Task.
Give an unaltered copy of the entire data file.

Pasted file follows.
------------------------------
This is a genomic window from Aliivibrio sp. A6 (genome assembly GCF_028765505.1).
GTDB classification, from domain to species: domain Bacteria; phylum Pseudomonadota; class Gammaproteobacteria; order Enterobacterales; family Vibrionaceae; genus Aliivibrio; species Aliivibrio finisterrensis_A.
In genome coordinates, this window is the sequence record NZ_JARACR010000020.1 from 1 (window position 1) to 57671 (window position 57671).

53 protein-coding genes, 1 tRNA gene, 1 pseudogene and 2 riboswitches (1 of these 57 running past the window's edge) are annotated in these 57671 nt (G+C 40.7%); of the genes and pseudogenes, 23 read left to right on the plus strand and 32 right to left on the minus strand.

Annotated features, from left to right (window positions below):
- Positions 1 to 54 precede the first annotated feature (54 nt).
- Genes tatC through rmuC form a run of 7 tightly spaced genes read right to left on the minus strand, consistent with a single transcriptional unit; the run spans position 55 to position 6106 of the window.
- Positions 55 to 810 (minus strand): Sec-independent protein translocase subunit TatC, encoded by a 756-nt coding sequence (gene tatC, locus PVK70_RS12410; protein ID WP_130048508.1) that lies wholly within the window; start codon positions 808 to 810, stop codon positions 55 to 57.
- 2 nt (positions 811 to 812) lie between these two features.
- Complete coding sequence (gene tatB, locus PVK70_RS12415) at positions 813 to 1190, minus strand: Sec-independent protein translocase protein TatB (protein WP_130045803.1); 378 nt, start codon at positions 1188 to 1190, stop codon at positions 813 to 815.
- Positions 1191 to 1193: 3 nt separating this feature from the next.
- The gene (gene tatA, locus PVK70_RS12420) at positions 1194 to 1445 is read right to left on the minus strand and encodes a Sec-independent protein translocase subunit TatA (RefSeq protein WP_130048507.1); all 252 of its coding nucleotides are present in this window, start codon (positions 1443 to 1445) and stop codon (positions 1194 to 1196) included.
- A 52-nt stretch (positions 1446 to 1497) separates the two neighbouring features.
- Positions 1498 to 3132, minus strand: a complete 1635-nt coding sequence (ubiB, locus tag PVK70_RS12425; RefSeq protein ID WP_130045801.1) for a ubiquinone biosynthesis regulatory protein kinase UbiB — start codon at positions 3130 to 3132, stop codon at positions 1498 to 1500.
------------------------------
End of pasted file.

This is a genomic window from Aliivibrio sp. A6 (genome assembly GCF_028765505.1).
GTDB classification, from domain to species: domain Bacteria; phylum Pseudomonadota; class Gammaproteobacteria; order Enterobacterales; family Vibrionaceae; genus Aliivibrio; species Aliivibrio finisterrensis_A.
In genome coordinates, this window is the sequence record NZ_JARACR010000020.1 from 1 (window position 1) to 57671 (window position 57671).

53 protein-coding genes, 1 tRNA gene, 1 pseudogene and 2 riboswitches (1 of these 57 running past the window's edge) are annotated in these 57671 nt (G+C 40.7%); of the genes and pseudogenes, 23 read left to right on the plus strand and 32 right to left on the minus strand.

Annotated features, from left to right (window positions below):
- Positions 1 to 54 precede the first annotated feature (54 nt).
- Genes tatC through rmuC form a run of 7 tightly spaced genes read right to left on the minus strand, consistent with a single transcriptional unit; the run spans position 55 to position 6106 of the window.
- Positions 55 to 810 (minus strand): Sec-independent protein translocase subunit TatC, encoded by a 756-nt coding sequence (gene tatC, locus PVK70_RS12410; protein ID WP_130048508.1) that lies wholly within the window; start codon positions 808 to 810, stop codon positions 55 to 57.
- 2 nt (positions 811 to 812) lie between these two features.
- Complete coding sequence (gene tatB, locus PVK70_RS12415) at positions 813 to 1190, minus strand: Sec-independent protein translocase protein TatB (protein WP_130045803.1); 378 nt, start codon at positions 1188 to 1190, stop codon at positions 813 to 815.
- Positions 1191 to 1193: 3 nt separating this feature from the next.
- The gene (gene tatA, locus PVK70_RS12420) at positions 1194 to 1445 is read right to left on the minus strand and encodes a Sec-independent protein translocase subunit TatA (RefSeq protein WP_130048507.1); all 252 of its coding nucleotides are present in this window, start codon (positions 1443 to 1445) and stop codon (positions 1194 to 1196) included.
- A 52-nt stretch (positions 1446 to 1497) separates the two neighbouring features.
- Positions 1498 to 3132, minus strand: a complete 1635-nt coding sequence (ubiB, locus tag PVK70_RS12425; RefSeq protein ID WP_130045801.1) for a ubiquinone biosynthesis regulatory protein kinase UbiB — start codon at positions 3130 to 3132, stop codon at positions 1498 to 1500.